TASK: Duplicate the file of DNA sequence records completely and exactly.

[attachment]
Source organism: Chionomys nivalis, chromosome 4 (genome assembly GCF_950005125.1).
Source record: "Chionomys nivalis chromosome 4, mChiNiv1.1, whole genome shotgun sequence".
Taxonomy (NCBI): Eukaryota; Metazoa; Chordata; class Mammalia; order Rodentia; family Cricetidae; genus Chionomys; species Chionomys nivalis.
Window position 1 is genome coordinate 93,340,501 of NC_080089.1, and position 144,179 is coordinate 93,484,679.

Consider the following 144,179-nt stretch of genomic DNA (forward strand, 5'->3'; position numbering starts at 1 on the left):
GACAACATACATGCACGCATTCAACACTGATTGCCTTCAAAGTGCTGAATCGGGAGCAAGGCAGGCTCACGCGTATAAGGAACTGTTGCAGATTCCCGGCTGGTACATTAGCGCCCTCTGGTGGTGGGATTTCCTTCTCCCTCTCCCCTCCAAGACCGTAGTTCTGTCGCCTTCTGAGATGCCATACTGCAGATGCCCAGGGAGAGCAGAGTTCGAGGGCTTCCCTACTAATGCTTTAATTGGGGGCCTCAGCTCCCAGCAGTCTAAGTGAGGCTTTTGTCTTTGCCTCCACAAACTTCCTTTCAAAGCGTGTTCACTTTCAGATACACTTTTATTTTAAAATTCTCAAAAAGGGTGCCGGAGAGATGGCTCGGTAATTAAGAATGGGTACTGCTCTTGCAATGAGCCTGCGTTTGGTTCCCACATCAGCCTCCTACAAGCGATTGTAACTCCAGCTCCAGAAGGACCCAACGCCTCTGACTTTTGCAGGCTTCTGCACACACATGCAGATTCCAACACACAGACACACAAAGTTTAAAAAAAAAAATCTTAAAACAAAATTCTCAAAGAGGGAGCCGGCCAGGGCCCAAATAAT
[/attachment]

Source organism: Chionomys nivalis, chromosome 4 (genome assembly GCF_950005125.1).
Source record: "Chionomys nivalis chromosome 4, mChiNiv1.1, whole genome shotgun sequence".
Taxonomy (NCBI): Eukaryota; Metazoa; Chordata; class Mammalia; order Rodentia; family Cricetidae; genus Chionomys; species Chionomys nivalis.
Window position 1 is genome coordinate 93,340,501 of NC_080089.1, and position 144,179 is coordinate 93,484,679.

Consider the following 144,179-nt stretch of genomic DNA (forward strand, 5'->3'; position numbering starts at 1 on the left):
GACAACATACATGCACGCATTCAACACTGATTGCCTTCAAAGTGCTGAATCGGGAGCAAGGCAGGCTCACGCGTATAAGGAACTGTTGCAGATTCCCGGCTGGTACATTAGCGCCCTCTGGTGGTGGGATTTCCTTCTCCCTCTCCCCTCCAAGACCGTAGTTCTGTCGCCTTCTGAGATGCCATACTGCAGATGCCCAGGGAGAGCAGAGTTCGAGGGCTTCCCTACTAATGCTTTAATTGGGGGCCTCAGCTCCCAGCAGTCTAAGTGAGGCTTTTGTCTTTGCCTCCACAAACTTCCTTTCAAAGCGTGTTCACTTTCAGATACACTTTTATTTTAAAATTCTCAAAAAGGGTGCCGGAGAGATGGCTCGGTAATTAAGAATGGGTACTGCTCTTGCAATGAGCCTGCGTTTGGTTCCCACATCAGCCTCCTACAAGCGATTGTAACTCCAGCTCCAGAAGGACCCAACGCCTCTGACTTTTGCAGGCTTCTGCACACACATGCAGATTCCAACACACAGACACACAAAGTTTAAAAAAAAAAATCTTAAAACAAAATTCTCAAAGAGGGAGCCGGCCAGGGCCCAAATAAT